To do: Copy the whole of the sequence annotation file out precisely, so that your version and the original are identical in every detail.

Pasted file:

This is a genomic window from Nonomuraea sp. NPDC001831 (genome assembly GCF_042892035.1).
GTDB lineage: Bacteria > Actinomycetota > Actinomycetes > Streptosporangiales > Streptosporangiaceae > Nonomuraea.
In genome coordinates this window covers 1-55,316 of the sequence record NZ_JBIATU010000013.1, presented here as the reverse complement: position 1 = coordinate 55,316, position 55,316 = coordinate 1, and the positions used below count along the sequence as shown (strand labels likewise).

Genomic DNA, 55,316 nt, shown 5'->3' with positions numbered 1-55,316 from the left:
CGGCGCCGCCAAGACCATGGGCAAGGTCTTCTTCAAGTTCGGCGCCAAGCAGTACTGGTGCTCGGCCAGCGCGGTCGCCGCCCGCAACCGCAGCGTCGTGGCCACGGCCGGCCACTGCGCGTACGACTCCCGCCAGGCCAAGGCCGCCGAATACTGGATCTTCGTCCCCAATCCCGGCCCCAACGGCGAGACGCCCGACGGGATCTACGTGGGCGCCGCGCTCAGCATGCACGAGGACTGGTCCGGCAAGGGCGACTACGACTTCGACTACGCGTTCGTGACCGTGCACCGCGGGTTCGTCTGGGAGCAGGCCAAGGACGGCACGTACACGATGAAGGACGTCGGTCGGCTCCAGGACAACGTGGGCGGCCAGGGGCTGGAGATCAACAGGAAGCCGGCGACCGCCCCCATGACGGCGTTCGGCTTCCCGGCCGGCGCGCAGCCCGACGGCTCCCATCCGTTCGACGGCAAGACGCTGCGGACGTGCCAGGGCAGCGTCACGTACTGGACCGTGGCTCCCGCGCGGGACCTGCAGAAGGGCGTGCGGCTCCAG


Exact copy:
This is a genomic window from Nonomuraea sp. NPDC001831 (genome assembly GCF_042892035.1).
GTDB lineage: Bacteria > Actinomycetota > Actinomycetes > Streptosporangiales > Streptosporangiaceae > Nonomuraea.
In genome coordinates this window covers 1-55,316 of the sequence record NZ_JBIATU010000013.1, presented here as the reverse complement: position 1 = coordinate 55,316, position 55,316 = coordinate 1, and the positions used below count along the sequence as shown (strand labels likewise).

Genomic DNA, 55,316 nt, shown 5'->3' with positions numbered 1-55,316 from the left:
CGGCGCCGCCAAGACCATGGGCAAGGTCTTCTTCAAGTTCGGCGCCAAGCAGTACTGGTGCTCGGCCAGCGCGGTCGCCGCCCGCAACCGCAGCGTCGTGGCCACGGCCGGCCACTGCGCGTACGACTCCCGCCAGGCCAAGGCCGCCGAATACTGGATCTTCGTCCCCAATCCCGGCCCCAACGGCGAGACGCCCGACGGGATCTACGTGGGCGCCGCGCTCAGCATGCACGAGGACTGGTCCGGCAAGGGCGACTACGACTTCGACTACGCGTTCGTGACCGTGCACCGCGGGTTCGTCTGGGAGCAGGCCAAGGACGGCACGTACACGATGAAGGACGTCGGTCGGCTCCAGGACAACGTGGGCGGCCAGGGGCTGGAGATCAACAGGAAGCCGGCGACCGCCCCCATGACGGCGTTCGGCTTCCCGGCCGGCGCGCAGCCCGACGGCTCCCATCCGTTCGACGGCAAGACGCTGCGGACGTGCCAGGGCAGCGTCACGTACTGGACCGTGGCTCCCGCGCGGGACCTGCAGAAGGGCGTGCGGCTCCAG